Dec 26, 2011
Producers: Bert I. Gordon, Joe Steinberg
Screenplay: George Worthing Yates, based on a story by Bert I. Gordon
Cinematographer: Ernest Laszlo
Music: Albert Glasser
Visual Effects: Bert I. Gordon, Flora Gordon
Allied Artists; 76 min; B&W
Richard Carlson (Tom Stewart), Susan Gordon (Sandy Hubbard), Lugene Sanders (Meg Hubbard), Juli Reding (Vi Mason), Joe Turkel (Nick, The Blackmailer), Lillian Adams (Mrs. Ellis), Gene Roth (Mr. Nelson)
Tom Stewart, a jazz pianist who lives and works in an island lighthouse, is about to be married to the wholesome Meg, but receives a visit from his old flame and former singer Vi, who isn't about to leave their relationship buried in the past. During an argument, a piece of lighthouse railing breaks free, and Vi hangs for dear life onto the twisted piece of steel. Tom purposely hesitates to save her before the metal gives way, and she falls to her death in the rocky shore below, thus ensuring that Vi is out of his new life for good. However, Tom finds out that the old phrase "Hell hath no fury like a woman scorned" also applies even in death.
I first saw Tormented on The Cat's Pajamas (pause- sigh) on their Sunday "Science Fiction Horror Night" program just before Christmas of 1985, shown with Roger Corman's The Wasp Woman (and found it to be far more inventive and creepy than the latter). In 2006, I programmed this film as part of the Creepy Kooky Double Bill screening in October of that year; surprisingly, it became the hit of the evening over the headliner- another Roger Corman film (Creature from the Haunted Sea). Even more surprisingly, despite that this little horror gem has been circulating in the public domain for years, no-one in that night's audience had yet seen it! It was a delight to see that this movie still worked with an audience.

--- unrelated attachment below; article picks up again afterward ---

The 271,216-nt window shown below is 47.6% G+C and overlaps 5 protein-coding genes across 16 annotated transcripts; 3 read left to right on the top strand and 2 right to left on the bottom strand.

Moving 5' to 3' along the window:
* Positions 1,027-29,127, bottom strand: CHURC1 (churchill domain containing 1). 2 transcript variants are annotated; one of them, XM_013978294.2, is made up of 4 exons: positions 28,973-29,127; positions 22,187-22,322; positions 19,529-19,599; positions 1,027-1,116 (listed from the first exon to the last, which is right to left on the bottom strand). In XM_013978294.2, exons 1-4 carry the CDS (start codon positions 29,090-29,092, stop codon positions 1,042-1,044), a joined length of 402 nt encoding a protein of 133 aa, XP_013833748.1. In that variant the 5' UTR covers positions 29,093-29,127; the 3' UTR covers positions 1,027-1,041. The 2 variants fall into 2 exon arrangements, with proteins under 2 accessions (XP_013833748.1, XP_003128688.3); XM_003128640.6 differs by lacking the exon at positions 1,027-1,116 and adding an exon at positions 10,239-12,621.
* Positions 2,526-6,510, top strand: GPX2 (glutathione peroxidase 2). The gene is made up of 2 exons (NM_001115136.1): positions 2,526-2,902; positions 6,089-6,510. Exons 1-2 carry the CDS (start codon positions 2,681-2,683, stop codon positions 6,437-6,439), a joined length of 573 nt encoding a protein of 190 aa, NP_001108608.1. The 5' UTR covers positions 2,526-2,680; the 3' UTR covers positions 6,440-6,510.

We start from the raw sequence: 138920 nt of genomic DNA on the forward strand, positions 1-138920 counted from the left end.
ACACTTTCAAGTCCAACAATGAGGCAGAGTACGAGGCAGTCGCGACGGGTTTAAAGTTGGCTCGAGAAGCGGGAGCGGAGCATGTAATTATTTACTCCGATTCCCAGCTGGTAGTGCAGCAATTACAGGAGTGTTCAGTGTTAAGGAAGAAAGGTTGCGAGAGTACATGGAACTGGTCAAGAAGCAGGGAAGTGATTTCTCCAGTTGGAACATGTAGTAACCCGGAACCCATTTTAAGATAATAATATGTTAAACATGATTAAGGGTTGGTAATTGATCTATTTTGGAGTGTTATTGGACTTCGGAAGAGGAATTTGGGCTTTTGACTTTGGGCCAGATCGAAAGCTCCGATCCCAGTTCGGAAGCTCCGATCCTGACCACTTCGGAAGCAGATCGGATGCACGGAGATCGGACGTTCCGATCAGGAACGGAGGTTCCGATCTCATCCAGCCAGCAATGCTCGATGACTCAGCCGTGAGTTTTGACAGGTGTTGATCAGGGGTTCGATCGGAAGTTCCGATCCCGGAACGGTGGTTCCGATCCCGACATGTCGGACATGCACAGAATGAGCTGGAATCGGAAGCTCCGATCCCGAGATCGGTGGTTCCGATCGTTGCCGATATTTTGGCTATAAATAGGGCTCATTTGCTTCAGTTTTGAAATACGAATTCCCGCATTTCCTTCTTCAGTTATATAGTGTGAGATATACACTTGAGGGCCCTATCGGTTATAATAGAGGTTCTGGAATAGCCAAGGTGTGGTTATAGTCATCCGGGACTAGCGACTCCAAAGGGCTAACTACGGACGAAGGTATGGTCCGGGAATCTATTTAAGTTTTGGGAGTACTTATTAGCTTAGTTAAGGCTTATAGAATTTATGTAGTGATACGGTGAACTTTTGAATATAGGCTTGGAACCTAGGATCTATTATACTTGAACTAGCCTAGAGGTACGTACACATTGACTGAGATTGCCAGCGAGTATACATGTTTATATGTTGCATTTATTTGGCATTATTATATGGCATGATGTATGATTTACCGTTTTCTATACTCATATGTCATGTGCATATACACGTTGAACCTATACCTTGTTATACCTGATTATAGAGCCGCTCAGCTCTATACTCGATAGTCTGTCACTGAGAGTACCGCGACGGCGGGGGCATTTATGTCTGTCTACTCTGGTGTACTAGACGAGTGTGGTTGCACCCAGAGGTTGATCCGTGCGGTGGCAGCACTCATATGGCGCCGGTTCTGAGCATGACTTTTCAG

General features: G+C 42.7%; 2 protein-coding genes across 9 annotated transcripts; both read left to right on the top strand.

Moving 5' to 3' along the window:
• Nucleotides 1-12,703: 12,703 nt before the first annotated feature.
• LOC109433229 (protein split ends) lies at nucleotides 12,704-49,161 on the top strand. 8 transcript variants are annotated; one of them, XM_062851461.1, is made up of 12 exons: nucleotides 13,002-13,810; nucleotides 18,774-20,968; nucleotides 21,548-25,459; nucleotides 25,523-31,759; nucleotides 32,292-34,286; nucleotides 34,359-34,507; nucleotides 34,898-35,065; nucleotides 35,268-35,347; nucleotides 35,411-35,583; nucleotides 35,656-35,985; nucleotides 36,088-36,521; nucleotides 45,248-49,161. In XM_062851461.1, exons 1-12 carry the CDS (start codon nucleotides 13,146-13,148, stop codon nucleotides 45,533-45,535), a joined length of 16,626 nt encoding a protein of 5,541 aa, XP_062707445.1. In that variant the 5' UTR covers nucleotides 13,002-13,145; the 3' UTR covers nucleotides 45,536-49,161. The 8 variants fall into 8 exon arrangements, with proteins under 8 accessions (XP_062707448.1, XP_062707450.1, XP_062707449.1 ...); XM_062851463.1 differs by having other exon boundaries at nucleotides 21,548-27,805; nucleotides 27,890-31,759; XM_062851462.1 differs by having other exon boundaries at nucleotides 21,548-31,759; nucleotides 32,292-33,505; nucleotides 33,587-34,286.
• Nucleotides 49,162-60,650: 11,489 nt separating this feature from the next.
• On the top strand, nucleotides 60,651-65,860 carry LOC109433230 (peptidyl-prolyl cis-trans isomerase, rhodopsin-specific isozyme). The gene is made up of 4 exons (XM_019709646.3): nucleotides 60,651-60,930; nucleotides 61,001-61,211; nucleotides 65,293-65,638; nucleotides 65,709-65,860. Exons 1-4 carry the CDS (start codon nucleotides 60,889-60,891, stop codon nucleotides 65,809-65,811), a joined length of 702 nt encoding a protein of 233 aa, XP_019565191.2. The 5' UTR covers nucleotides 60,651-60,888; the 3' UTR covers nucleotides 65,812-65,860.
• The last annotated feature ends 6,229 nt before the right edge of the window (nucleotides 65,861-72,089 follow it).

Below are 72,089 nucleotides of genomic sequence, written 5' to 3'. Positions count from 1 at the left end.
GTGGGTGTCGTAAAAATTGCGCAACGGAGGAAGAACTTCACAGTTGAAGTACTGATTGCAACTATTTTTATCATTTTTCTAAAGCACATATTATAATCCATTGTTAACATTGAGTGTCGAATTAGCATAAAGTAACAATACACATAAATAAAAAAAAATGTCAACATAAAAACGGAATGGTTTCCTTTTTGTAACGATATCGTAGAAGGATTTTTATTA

Admittedly, I re-watched this movie the other night in memory of Susan Gordon, daughter of the director, who passed away this month. Yet, I was surprised to discover that I had remembered absolutely nothing of her substantial role as Sandy. (In truth, it is Joe Turkel's beatnik blackmailer who steals the picture performance-wise.) Instead, one more recalls this film for the visceral experience it produces- its atmosphere is conveyed through such subtleties as shadows, wind, cold, shredded garments. I must also confess that I have an affinity for suspense films which are set on shorelines (The Fog; Play Misty For Me)- something about the waves and the wind, plus the elements of forbidden desire that the milieu recalls, and perhaps I value this picture more than others do for these ingredients. As such, this movie benefits greatly from its atmosphere: its setting upon an island detached from the rest of the physical world adds to the feelings of despair and helplessness. However, there is a great visual touch that I've always remembered from my first viewing 26 years ago: in one sequence on the beach, we see a pair of footprints gradually appearing in the sand next to Tom.